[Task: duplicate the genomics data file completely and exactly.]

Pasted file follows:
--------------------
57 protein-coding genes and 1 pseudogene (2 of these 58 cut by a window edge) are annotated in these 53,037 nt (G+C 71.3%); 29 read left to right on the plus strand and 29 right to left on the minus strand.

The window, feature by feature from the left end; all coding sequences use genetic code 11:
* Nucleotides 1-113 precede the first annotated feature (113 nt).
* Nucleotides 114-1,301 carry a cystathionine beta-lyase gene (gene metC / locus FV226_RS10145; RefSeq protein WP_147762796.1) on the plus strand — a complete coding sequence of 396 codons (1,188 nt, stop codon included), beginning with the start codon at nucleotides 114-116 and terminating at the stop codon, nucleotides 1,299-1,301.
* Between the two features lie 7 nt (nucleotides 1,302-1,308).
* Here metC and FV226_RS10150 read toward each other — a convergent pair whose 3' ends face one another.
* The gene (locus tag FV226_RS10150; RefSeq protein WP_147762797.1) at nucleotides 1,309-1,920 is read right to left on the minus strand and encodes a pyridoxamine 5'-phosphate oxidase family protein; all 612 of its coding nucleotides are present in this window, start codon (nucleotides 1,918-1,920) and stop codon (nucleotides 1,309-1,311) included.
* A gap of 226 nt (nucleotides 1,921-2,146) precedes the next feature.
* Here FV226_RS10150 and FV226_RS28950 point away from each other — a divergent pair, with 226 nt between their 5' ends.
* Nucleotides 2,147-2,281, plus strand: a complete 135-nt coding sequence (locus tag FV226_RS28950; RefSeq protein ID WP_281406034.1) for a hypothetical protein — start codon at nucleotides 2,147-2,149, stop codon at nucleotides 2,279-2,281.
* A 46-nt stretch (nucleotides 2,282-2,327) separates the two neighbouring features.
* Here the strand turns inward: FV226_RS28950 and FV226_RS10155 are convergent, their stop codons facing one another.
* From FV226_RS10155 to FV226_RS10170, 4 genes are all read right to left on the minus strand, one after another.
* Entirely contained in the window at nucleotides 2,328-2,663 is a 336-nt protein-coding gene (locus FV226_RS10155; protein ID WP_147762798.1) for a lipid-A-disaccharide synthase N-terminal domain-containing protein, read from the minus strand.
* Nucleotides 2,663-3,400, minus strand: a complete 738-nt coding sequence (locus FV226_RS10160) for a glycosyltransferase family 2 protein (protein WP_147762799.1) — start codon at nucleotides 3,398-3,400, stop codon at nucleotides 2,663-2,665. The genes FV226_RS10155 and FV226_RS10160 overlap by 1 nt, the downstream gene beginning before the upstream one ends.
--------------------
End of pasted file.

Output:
57 protein-coding genes and 1 pseudogene (2 of these 58 cut by a window edge) are annotated in these 53,037 nt (G+C 71.3%); 29 read left to right on the plus strand and 29 right to left on the minus strand.

The window, feature by feature from the left end; all coding sequences use genetic code 11:
* Nucleotides 1-113 precede the first annotated feature (113 nt).
* Nucleotides 114-1,301 carry a cystathionine beta-lyase gene (gene metC / locus FV226_RS10145; RefSeq protein WP_147762796.1) on the plus strand — a complete coding sequence of 396 codons (1,188 nt, stop codon included), beginning with the start codon at nucleotides 114-116 and terminating at the stop codon, nucleotides 1,299-1,301.
* Between the two features lie 7 nt (nucleotides 1,302-1,308).
* Here metC and FV226_RS10150 read toward each other — a convergent pair whose 3' ends face one another.
* The gene (locus tag FV226_RS10150; RefSeq protein WP_147762797.1) at nucleotides 1,309-1,920 is read right to left on the minus strand and encodes a pyridoxamine 5'-phosphate oxidase family protein; all 612 of its coding nucleotides are present in this window, start codon (nucleotides 1,918-1,920) and stop codon (nucleotides 1,309-1,311) included.
* A gap of 226 nt (nucleotides 1,921-2,146) precedes the next feature.
* Here FV226_RS10150 and FV226_RS28950 point away from each other — a divergent pair, with 226 nt between their 5' ends.
* Nucleotides 2,147-2,281, plus strand: a complete 135-nt coding sequence (locus tag FV226_RS28950; RefSeq protein ID WP_281406034.1) for a hypothetical protein — start codon at nucleotides 2,147-2,149, stop codon at nucleotides 2,279-2,281.
* A 46-nt stretch (nucleotides 2,282-2,327) separates the two neighbouring features.
* Here the strand turns inward: FV226_RS28950 and FV226_RS10155 are convergent, their stop codons facing one another.
* From FV226_RS10155 to FV226_RS10170, 4 genes are all read right to left on the minus strand, one after another.
* Entirely contained in the window at nucleotides 2,328-2,663 is a 336-nt protein-coding gene (locus FV226_RS10155; protein ID WP_147762798.1) for a lipid-A-disaccharide synthase N-terminal domain-containing protein, read from the minus strand.
* Nucleotides 2,663-3,400, minus strand: a complete 738-nt coding sequence (locus FV226_RS10160) for a glycosyltransferase family 2 protein (protein WP_147762799.1) — start codon at nucleotides 3,398-3,400, stop codon at nucleotides 2,663-2,665. The genes FV226_RS10155 and FV226_RS10160 overlap by 1 nt, the downstream gene beginning before the upstream one ends.